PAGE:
And as President Obama prepares to enlarge America’s aid to affected countries, a company that makes protective clothing says the State Department, which oversees USAID, has invited bids for 160,000 hazmat suits.
The body-bag purchase came on August 19, just after the World Health Organization said the epidemic had killed 1,000 people. That death toll is now greater than 2,400.
The size of the contracts indicates how seriously governments are taking the threat, especially considering that all 5,000 body bags were destined only for Liberia – one of three countries whose citizens have been hammered with new disease cases and paralyzed with fear.
And the purchase says nothing about what resources might be coming as part of other nations’ contributions.
Barack Obama will travel to Atlanta on Tuesday for a briefing with experts from the Centers for Disease Control and Prevention. His chief spokesman said Monday that the president will announce new levels of support from the U.S. to fight the disease.
The CDC has begun to warn health care workers and hospital administrators to be on the lookout for potential Ebola cases. ‘Now is the time to prepare,’ reads part of a six-page ‘checklist’ being distributed nationwide.
The agency has already deployed about 100 of its own workers to Africa, White House press secretary Josh Earnest told reporters during his daily briefing.
‘This is, if not the largest, among the largest deployments of CDC personnel – ever,’ he said.
America, Earnest added, ‘has a unique responsibility to step up in the midst of an international crisis. … Our doctors and scientists are some of the best in the world.’
The federal government as a whole has allocated $100 million in financing and other resources to assist what has become a continent-wide race against the clock to stamp out a crafty pathogen before it can spread beyond hope of containment.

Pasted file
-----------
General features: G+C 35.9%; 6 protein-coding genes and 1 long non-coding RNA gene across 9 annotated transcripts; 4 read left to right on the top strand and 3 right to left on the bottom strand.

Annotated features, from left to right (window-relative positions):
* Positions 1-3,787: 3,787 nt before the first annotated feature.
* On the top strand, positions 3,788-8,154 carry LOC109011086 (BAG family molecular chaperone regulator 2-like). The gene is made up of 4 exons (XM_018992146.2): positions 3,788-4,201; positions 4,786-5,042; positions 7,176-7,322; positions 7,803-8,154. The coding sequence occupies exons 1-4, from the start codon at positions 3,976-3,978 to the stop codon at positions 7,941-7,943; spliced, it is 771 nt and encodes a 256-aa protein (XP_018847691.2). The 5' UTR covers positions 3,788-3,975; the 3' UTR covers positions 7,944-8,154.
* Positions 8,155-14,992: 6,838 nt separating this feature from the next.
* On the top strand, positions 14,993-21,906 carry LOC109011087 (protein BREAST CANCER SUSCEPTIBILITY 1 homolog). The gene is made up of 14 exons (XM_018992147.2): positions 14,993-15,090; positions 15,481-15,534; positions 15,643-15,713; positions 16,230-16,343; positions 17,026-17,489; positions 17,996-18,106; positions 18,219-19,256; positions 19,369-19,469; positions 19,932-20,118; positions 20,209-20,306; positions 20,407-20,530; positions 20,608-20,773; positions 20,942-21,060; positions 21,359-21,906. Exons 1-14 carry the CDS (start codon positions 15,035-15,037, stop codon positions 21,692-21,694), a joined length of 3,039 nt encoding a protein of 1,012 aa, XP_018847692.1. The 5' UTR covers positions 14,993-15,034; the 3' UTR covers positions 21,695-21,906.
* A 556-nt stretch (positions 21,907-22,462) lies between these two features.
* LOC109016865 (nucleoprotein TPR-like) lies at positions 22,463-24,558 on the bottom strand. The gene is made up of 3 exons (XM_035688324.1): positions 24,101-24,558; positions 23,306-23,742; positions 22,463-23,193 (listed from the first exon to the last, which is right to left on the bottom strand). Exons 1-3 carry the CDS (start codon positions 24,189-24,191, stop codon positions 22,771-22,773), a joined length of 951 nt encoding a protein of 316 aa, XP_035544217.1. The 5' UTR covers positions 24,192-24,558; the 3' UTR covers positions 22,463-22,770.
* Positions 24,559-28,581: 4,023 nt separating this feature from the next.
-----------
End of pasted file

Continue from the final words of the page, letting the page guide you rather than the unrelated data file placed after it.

That level of support, about one-sixth of what the WHO estimates is needed, ‘underscores just how extraordinarily serious the administration believes this issue is,’ said Earnest.
Obama’s visit will add a new sense of urgency, and more aid to the countries where the threat is the more dire.
‘I do anticipate that we’ll have some additional announcements to make’ on Tuesday, Earnest said, ‘about additional commitments we’re making.’
USAID’s body-bag purchase was signed August 19, a $32,500 contract with a Florida packaging company, earmarked ‘for the USAID/OFDA response to the Ebola crisis in west Africa.’
OFDA is the agency’s Office of U.S. Foreign Disaster Assistance.
Buying the body bags, however, was just the first step. USAID inked another contact on August 27 ‘for the transport of 5,000 body bags from the vendor’s facility to Liberia.’
Flying them there from warehouses in Illinois and California cost another $57,144.
It’s not clear whether the State Department’s purchase of 160,000 hazmat suits is intended to be delivered all at once, or to which countries they will be delivered.
But Lakeland Industries, based in Ronkonkoma, New York, reported on Friday that ‘the U.S. State Department alone’ has solicited bids ‘for 160,000 suits.’
‘We encourage all protective apparel companies to increase their manufacturing capacity for sealed seam garments,’ the company said in a press release, ‘so that our industry can do its part in addressing this threat to global health.’